Given the practical implications of this issue, in the last few decades, many researchers have analyzed the implications of agism and negative stereotypes, with specific regard to negative influences on the mental and physical health of older people (Ayalon & Tesch-Römer, 2017; Dionigi, 2015; Nelson, 2016; World Health Organization, 2015). Several investigations note a clear and direct threat to the cognition of the elderly, namely, when they believe and incorporate these negative stereotypes themselves (Marquet, Missotten, & Adam, 2016; Nelson, 2016). For example, stereotypes about age-related cognitive decline may have a detrimental effect on older adults regarding their cognitive performance. Whether they are consciously or unconsciously perceived by the elderly, beliefs in stereotypes can operate through various mechanisms such as increased anxiety and the adoption of a vigilant attitude (Marquet et al., 2016). Research also shows that the will to live is decreased, and seniors are less interested in engaging in healthy preventive behaviors. Negative age stereotypes also have significant effects on the physical well-being of older persons. Recovery from illness is impaired, cardiovascular reactivity to stress is increased, and longevity is decreased (Nelson, 2016).
These negative stereotypes have important social and economic implications (Lamont et al., 2015), which are particularly relevant given the aging population. Stereotypes can be a barrier to developing good policies and can seriously impact the quality of health and social care that older people receive.
Despite the importance of this issue, instruments to assess negative stereotypes about old age are scarce. Polizzi (2003) notes that difficulties persist in making an accurate assessment of attitudes toward the elderly. According to this researcher, the Aging Semantic Differential, one of the most widely used instruments to assess the stereotypic attitudes toward older adults, developed by Rosencranz and McNevin (1969) employs adjectives not necessarily descriptive of attitudes today and is outdated. In the same sense, some weaknesses in the Kogan Attitudes Toward Old People Scale developed by Kogan (1961) are also identified, and the need for further refinement is suggested due to the failure associated with two of its subscales (Iwasaki & Jones, 2008).
From previous research, we can also mention the questionnaire Facts on Aging Quizzes (FAQ 1 and FAQ 2) developed by Palmore (1988). This questionnaire has been used in some studies. However, researchers have suggested that given the areas addressed (e.g., physical, mental, and social facts) and its reliability, these instruments may not be suited for evaluative use (Snyder & Tyler, 2001).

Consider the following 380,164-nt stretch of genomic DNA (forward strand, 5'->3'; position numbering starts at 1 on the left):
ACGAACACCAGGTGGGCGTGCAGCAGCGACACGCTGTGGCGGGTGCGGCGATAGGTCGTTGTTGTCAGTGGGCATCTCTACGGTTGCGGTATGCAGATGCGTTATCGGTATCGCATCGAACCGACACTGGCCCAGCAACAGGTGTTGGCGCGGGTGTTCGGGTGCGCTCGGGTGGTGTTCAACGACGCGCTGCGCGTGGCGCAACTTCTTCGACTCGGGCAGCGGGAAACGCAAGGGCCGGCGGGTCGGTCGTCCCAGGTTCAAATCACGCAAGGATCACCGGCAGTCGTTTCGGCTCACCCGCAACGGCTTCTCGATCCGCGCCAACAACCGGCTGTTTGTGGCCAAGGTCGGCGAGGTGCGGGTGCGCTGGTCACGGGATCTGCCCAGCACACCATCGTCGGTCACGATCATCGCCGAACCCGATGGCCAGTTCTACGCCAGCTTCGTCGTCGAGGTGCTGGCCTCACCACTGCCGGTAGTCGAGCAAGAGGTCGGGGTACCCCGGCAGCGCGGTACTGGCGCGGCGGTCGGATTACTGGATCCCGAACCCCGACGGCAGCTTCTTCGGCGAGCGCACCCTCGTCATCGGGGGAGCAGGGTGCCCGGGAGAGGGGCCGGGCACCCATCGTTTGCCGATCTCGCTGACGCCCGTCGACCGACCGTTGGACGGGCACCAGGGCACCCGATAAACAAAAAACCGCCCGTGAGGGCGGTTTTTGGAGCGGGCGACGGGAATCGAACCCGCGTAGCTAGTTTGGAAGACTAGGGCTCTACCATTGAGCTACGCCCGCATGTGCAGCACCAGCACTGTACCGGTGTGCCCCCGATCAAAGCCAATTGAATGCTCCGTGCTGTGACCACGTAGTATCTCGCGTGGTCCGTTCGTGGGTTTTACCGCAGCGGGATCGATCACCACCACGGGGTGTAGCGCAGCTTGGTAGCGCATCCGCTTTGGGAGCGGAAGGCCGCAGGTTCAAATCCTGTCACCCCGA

These identified fragilities justify the relevance of the Negative Stereotypes Towards Aging Questionnaire (Cuestionario de Evaluación de Estereotipos Negativos Hacia la Vejez – CENVE) developed by Blanca, Sánchez, and Trianes (2005). This questionnaire is based on the Palmore Questionnaire (Palmore, 1988) and the Montorio and Izal questionnaire (Montorio & Izal, 1991). It consists of 15 items in the original form, corresponding to negative stereotypes of old age, ranging from 1 (strongly disagree) to 4 (strongly agree). The first psychometric study was conducted with a sample of 757 noninstitutionalized elderly between the ages of 65 and 96 years old. The analysis showed three factors (health, motivational-social, and character-personality), which can vary between 5 and 20 points with higher scores indicating a high degree of belief in negative stereotypes about old age and low scores indicating a weak belief in negative stereotypes regarding old age.
To validate the questionnaire with nonelderly subjects, a second study was conducted by Menéndez, Cuevas-Toro, Pérez-Padilla, and Lorence (2016) with a total of 350 adults under the age of 65. The results did not confirm the original factorial structure in three factors, suggesting a one-dimensional structure.
To adapt the CENVE to the Portuguese population, an exploratory study was conducted by Authors (2015) with a sample of 240 adults between the ages of 20 and 59 years old. The factor analysis conducted did not reveal the same structure as the original version (Blanca et al., 2005). Our results confirm a one-dimensional solution presented by Menéndez et al. (2016) to assess the negative stereotypes related to behavior and the physical and psychological health of older adults. All of the items were important for consistency and reliability.
Increasing our awareness about stereotypes and age discrimination is fundamental to developing appropriate policies and strategies for future interventions to combat agism. The aims of the current study are to analyze (1) the psychometric properties of the Portuguese CENVE version, including using Confirmatory Factor Analysis to examine its factor structure, and (2) the differences in negative aging stereotypes concerning sociodemographic characteristics.
The sample was composed of 302 adults between the ages of 18 and 59 (M = 37.11, SD = 12.31), mostly women (70.65%) and most without any previous aging training (92.41%). Concerning their educational level, 25.69% completed primary school, 42.71% completed high school, and 31.60% had university studies. Most of the participants were employed (64.79%) or students (20.42%), 49.48% were married or living together, and 39.45% were single.